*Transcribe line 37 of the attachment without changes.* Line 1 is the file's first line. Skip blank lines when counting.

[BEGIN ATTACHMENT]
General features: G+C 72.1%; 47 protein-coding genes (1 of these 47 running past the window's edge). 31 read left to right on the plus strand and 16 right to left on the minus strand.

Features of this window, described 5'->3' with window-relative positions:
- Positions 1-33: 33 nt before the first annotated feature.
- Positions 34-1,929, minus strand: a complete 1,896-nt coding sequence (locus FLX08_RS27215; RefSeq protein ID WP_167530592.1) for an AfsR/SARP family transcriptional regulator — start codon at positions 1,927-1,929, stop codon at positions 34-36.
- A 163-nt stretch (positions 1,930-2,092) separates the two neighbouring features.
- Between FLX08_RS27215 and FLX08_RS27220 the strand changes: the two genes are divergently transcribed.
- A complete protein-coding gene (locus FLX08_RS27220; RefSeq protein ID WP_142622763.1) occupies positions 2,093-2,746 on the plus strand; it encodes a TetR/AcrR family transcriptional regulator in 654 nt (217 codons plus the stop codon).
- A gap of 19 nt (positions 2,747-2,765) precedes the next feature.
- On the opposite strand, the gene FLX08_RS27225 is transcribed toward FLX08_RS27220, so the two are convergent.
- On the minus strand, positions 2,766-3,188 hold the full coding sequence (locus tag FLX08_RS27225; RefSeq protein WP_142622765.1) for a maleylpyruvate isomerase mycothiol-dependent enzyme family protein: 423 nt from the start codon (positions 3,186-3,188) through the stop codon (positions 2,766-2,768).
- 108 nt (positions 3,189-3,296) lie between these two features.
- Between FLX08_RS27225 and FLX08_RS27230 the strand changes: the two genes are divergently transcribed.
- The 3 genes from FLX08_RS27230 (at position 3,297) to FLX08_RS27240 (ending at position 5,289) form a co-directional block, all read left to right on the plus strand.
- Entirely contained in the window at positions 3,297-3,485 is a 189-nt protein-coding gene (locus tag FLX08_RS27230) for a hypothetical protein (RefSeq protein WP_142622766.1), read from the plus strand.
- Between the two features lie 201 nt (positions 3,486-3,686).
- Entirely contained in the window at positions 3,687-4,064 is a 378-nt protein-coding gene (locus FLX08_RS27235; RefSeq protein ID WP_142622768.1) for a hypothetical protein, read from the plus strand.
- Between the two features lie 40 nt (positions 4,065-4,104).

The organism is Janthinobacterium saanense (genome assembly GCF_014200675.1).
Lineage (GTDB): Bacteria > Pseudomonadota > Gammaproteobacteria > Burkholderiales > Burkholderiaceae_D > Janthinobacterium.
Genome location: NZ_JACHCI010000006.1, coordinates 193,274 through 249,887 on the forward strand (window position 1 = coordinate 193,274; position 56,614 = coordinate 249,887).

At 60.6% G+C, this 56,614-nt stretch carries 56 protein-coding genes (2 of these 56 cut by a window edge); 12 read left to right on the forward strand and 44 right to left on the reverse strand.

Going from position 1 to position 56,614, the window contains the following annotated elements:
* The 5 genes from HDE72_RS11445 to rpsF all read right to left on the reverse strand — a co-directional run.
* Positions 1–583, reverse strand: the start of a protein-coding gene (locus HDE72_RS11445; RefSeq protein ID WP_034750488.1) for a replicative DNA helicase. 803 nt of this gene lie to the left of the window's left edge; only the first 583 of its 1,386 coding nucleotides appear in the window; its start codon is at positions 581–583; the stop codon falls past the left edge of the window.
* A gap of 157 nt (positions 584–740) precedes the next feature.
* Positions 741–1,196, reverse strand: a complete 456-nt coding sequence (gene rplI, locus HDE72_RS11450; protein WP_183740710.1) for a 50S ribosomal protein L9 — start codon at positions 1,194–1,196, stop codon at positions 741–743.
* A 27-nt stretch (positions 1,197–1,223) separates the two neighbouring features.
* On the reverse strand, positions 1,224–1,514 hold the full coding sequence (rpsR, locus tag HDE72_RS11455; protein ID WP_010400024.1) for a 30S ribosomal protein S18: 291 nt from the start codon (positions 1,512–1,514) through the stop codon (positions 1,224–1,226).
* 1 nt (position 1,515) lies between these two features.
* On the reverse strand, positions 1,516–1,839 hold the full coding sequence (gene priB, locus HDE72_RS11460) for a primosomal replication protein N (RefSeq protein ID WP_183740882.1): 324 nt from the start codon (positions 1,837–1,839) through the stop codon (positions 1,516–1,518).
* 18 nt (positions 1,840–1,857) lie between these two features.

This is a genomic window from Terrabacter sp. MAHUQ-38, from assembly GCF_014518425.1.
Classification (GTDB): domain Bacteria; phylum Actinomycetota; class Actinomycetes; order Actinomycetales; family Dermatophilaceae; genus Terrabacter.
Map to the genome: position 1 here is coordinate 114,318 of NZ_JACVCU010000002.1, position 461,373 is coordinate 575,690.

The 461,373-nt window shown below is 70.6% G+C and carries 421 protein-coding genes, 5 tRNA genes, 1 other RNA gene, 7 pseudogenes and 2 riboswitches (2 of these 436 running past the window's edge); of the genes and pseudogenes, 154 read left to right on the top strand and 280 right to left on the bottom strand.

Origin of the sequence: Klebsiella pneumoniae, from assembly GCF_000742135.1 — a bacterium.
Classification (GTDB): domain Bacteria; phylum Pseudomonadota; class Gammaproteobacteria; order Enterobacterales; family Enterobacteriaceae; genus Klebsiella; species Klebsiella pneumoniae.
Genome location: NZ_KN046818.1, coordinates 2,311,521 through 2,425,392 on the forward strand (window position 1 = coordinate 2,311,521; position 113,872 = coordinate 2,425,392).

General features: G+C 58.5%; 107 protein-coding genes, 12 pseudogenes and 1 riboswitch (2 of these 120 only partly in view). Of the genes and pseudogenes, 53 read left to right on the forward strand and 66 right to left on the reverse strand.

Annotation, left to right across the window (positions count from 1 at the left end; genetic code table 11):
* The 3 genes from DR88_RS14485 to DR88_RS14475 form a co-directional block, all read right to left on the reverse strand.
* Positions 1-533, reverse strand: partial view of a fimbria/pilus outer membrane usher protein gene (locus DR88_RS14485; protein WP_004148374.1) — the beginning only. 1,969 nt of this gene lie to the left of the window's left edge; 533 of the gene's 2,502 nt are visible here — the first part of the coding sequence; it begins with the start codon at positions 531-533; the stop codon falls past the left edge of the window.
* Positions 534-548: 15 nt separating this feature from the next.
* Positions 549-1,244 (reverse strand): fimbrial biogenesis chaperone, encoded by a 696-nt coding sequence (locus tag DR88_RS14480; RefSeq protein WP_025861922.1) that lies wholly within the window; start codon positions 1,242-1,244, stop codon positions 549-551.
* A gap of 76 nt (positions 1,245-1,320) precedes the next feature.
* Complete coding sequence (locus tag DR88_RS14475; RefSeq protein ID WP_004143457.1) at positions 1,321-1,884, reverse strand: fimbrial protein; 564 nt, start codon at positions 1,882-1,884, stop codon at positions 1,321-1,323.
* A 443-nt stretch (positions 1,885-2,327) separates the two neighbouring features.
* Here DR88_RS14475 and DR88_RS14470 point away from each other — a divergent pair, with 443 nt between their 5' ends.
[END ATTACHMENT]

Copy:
Classification (GTDB): domain Bacteria; phylum Pseudomonadota; class Gammaproteobacteria; order Enterobacterales; family Enterobacteriaceae; genus Klebsiella; species Klebsiella pneumoniae.